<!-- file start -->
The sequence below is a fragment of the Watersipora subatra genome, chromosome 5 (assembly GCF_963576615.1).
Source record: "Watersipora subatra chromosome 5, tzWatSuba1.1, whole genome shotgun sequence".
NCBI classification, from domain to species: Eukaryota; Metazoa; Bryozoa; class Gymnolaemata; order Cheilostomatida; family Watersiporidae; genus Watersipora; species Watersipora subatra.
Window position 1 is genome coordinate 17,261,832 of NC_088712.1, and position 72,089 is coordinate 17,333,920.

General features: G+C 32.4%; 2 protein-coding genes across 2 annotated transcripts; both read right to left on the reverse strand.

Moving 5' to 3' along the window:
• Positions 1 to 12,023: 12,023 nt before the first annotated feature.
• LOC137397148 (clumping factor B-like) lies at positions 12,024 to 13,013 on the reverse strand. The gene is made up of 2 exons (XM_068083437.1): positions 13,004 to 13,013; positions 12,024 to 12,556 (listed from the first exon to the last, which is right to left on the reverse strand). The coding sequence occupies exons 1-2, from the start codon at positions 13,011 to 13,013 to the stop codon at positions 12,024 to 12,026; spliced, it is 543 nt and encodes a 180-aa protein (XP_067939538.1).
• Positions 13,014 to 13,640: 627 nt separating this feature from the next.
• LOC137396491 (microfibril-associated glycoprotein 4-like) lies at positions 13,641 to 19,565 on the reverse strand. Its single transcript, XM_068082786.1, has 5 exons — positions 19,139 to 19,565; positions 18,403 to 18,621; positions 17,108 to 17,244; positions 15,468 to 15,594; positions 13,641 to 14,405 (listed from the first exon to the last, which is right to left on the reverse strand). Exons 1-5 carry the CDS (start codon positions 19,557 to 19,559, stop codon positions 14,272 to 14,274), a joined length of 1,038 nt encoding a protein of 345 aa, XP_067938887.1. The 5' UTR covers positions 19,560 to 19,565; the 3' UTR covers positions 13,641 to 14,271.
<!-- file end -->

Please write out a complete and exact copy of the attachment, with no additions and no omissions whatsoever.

The sequence below is a fragment of the Watersipora subatra genome, chromosome 5 (assembly GCF_963576615.1).
Source record: "Watersipora subatra chromosome 5, tzWatSuba1.1, whole genome shotgun sequence".
NCBI classification, from domain to species: Eukaryota; Metazoa; Bryozoa; class Gymnolaemata; order Cheilostomatida; family Watersiporidae; genus Watersipora; species Watersipora subatra.
Window position 1 is genome coordinate 17,261,832 of NC_088712.1, and position 72,089 is coordinate 17,333,920.

General features: G+C 32.4%; 2 protein-coding genes across 2 annotated transcripts; both read right to left on the reverse strand.

Moving 5' to 3' along the window:
• Positions 1 to 12,023: 12,023 nt before the first annotated feature.
• LOC137397148 (clumping factor B-like) lies at positions 12,024 to 13,013 on the reverse strand. The gene is made up of 2 exons (XM_068083437.1): positions 13,004 to 13,013; positions 12,024 to 12,556 (listed from the first exon to the last, which is right to left on the reverse strand). The coding sequence occupies exons 1-2, from the start codon at positions 13,011 to 13,013 to the stop codon at positions 12,024 to 12,026; spliced, it is 543 nt and encodes a 180-aa protein (XP_067939538.1).
• Positions 13,014 to 13,640: 627 nt separating this feature from the next.
• LOC137396491 (microfibril-associated glycoprotein 4-like) lies at positions 13,641 to 19,565 on the reverse strand. Its single transcript, XM_068082786.1, has 5 exons — positions 19,139 to 19,565; positions 18,403 to 18,621; positions 17,108 to 17,244; positions 15,468 to 15,594; positions 13,641 to 14,405 (listed from the first exon to the last, which is right to left on the reverse strand). Exons 1-5 carry the CDS (start codon positions 19,557 to 19,559, stop codon positions 14,272 to 14,274), a joined length of 1,038 nt encoding a protein of 345 aa, XP_067938887.1. The 5' UTR covers positions 19,560 to 19,565; the 3' UTR covers positions 13,641 to 14,271.